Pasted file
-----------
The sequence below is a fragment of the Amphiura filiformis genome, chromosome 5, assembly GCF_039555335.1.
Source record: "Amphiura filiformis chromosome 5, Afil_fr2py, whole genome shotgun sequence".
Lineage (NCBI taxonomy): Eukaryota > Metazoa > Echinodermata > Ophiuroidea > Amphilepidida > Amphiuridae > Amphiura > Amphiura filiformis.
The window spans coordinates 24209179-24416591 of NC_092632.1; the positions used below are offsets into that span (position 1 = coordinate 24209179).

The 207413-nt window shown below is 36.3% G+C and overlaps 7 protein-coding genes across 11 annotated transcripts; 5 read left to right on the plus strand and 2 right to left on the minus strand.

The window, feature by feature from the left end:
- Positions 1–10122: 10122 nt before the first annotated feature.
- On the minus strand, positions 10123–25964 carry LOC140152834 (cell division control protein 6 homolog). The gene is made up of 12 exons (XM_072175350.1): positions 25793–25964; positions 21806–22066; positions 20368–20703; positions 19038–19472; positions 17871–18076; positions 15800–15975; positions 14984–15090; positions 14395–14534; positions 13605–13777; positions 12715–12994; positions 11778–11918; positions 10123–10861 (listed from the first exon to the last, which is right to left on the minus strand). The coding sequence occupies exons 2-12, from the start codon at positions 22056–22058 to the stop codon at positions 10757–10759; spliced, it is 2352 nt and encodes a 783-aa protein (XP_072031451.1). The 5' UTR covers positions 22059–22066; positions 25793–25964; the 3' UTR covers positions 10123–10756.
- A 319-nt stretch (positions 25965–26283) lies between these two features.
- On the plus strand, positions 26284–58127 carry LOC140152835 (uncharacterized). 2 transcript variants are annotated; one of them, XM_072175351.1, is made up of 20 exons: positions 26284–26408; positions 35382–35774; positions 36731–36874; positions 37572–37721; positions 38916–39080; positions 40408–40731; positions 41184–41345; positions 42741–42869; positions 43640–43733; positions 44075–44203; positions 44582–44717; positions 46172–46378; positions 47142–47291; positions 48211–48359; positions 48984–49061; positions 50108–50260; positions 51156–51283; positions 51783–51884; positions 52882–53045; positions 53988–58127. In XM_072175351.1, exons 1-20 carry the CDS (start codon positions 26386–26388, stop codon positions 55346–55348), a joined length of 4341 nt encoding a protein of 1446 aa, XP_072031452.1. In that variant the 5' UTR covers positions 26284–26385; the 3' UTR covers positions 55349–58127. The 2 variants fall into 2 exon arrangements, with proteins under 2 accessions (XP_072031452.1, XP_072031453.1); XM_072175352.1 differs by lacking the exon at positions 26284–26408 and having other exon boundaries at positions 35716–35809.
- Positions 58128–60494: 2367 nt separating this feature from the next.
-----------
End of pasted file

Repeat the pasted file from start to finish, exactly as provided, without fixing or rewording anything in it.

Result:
The sequence below is a fragment of the Amphiura filiformis genome, chromosome 5, assembly GCF_039555335.1.
Source record: "Amphiura filiformis chromosome 5, Afil_fr2py, whole genome shotgun sequence".
Lineage (NCBI taxonomy): Eukaryota > Metazoa > Echinodermata > Ophiuroidea > Amphilepidida > Amphiuridae > Amphiura > Amphiura filiformis.
The window spans coordinates 24209179-24416591 of NC_092632.1; the positions used below are offsets into that span (position 1 = coordinate 24209179).

The 207413-nt window shown below is 36.3% G+C and overlaps 7 protein-coding genes across 11 annotated transcripts; 5 read left to right on the plus strand and 2 right to left on the minus strand.

The window, feature by feature from the left end:
- Positions 1–10122: 10122 nt before the first annotated feature.
- On the minus strand, positions 10123–25964 carry LOC140152834 (cell division control protein 6 homolog). The gene is made up of 12 exons (XM_072175350.1): positions 25793–25964; positions 21806–22066; positions 20368–20703; positions 19038–19472; positions 17871–18076; positions 15800–15975; positions 14984–15090; positions 14395–14534; positions 13605–13777; positions 12715–12994; positions 11778–11918; positions 10123–10861 (listed from the first exon to the last, which is right to left on the minus strand). The coding sequence occupies exons 2-12, from the start codon at positions 22056–22058 to the stop codon at positions 10757–10759; spliced, it is 2352 nt and encodes a 783-aa protein (XP_072031451.1). The 5' UTR covers positions 22059–22066; positions 25793–25964; the 3' UTR covers positions 10123–10756.
- A 319-nt stretch (positions 25965–26283) lies between these two features.
- On the plus strand, positions 26284–58127 carry LOC140152835 (uncharacterized). 2 transcript variants are annotated; one of them, XM_072175351.1, is made up of 20 exons: positions 26284–26408; positions 35382–35774; positions 36731–36874; positions 37572–37721; positions 38916–39080; positions 40408–40731; positions 41184–41345; positions 42741–42869; positions 43640–43733; positions 44075–44203; positions 44582–44717; positions 46172–46378; positions 47142–47291; positions 48211–48359; positions 48984–49061; positions 50108–50260; positions 51156–51283; positions 51783–51884; positions 52882–53045; positions 53988–58127. In XM_072175351.1, exons 1-20 carry the CDS (start codon positions 26386–26388, stop codon positions 55346–55348), a joined length of 4341 nt encoding a protein of 1446 aa, XP_072031452.1. In that variant the 5' UTR covers positions 26284–26385; the 3' UTR covers positions 55349–58127. The 2 variants fall into 2 exon arrangements, with proteins under 2 accessions (XP_072031452.1, XP_072031453.1); XM_072175352.1 differs by lacking the exon at positions 26284–26408 and having other exon boundaries at positions 35716–35809.
- Positions 58128–60494: 2367 nt separating this feature from the next.